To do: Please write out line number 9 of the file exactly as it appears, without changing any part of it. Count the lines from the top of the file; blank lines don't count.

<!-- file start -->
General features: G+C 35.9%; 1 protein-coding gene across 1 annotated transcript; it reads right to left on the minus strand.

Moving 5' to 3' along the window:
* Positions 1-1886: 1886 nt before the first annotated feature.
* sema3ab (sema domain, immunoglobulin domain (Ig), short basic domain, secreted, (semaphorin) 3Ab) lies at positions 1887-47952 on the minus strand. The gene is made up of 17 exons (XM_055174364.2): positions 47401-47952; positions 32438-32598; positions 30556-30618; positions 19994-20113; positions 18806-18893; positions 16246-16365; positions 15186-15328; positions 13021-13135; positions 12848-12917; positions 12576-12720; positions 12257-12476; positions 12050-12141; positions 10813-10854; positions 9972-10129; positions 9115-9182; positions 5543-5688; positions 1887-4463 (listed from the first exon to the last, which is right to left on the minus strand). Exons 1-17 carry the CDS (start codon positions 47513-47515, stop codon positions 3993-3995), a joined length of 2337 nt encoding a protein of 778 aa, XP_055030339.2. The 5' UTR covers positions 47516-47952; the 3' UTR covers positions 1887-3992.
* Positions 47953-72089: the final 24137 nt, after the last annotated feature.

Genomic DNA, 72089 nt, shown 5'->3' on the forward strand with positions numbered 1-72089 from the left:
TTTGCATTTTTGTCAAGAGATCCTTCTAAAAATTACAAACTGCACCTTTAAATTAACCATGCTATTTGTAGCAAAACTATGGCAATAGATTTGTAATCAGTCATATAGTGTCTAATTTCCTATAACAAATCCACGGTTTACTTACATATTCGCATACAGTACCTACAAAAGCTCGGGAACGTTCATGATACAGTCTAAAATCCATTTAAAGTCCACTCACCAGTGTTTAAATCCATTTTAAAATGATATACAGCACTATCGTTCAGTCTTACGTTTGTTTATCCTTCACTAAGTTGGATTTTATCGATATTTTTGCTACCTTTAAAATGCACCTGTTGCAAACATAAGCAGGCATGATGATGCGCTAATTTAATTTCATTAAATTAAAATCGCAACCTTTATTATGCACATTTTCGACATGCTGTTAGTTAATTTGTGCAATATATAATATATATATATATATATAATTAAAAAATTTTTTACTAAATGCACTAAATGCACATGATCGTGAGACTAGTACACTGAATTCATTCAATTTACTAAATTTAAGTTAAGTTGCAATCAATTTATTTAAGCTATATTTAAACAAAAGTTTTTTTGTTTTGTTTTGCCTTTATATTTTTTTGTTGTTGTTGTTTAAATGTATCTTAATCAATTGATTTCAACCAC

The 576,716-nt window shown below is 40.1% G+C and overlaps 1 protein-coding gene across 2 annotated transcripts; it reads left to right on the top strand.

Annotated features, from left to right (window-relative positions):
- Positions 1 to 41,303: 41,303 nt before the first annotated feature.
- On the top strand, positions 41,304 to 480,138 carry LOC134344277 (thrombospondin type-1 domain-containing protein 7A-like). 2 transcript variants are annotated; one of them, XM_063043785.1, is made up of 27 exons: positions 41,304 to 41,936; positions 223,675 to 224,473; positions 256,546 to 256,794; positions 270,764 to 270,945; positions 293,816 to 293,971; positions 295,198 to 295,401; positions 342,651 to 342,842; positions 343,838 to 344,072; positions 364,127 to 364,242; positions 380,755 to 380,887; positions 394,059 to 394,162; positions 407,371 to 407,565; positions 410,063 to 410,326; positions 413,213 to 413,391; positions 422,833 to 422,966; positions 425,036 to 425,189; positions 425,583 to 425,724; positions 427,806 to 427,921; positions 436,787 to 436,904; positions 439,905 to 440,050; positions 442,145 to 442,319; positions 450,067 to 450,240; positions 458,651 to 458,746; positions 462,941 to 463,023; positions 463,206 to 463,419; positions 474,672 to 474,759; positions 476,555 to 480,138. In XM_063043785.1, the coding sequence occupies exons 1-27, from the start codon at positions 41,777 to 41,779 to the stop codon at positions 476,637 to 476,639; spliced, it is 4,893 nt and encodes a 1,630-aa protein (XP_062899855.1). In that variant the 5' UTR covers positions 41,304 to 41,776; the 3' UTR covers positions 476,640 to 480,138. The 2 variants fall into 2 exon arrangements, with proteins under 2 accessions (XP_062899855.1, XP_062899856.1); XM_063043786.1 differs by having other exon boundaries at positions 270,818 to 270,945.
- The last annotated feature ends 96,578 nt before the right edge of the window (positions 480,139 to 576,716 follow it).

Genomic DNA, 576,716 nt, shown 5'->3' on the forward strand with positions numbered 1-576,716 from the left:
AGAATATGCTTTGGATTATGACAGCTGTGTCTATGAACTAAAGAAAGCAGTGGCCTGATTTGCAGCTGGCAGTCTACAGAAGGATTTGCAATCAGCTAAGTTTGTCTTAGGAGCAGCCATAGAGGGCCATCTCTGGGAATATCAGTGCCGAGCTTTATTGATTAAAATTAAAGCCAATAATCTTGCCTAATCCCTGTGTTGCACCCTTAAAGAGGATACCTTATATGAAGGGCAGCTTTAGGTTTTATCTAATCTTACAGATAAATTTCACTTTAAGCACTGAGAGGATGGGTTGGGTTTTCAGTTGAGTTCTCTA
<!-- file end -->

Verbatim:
Annotated features, from left to right (window-relative positions):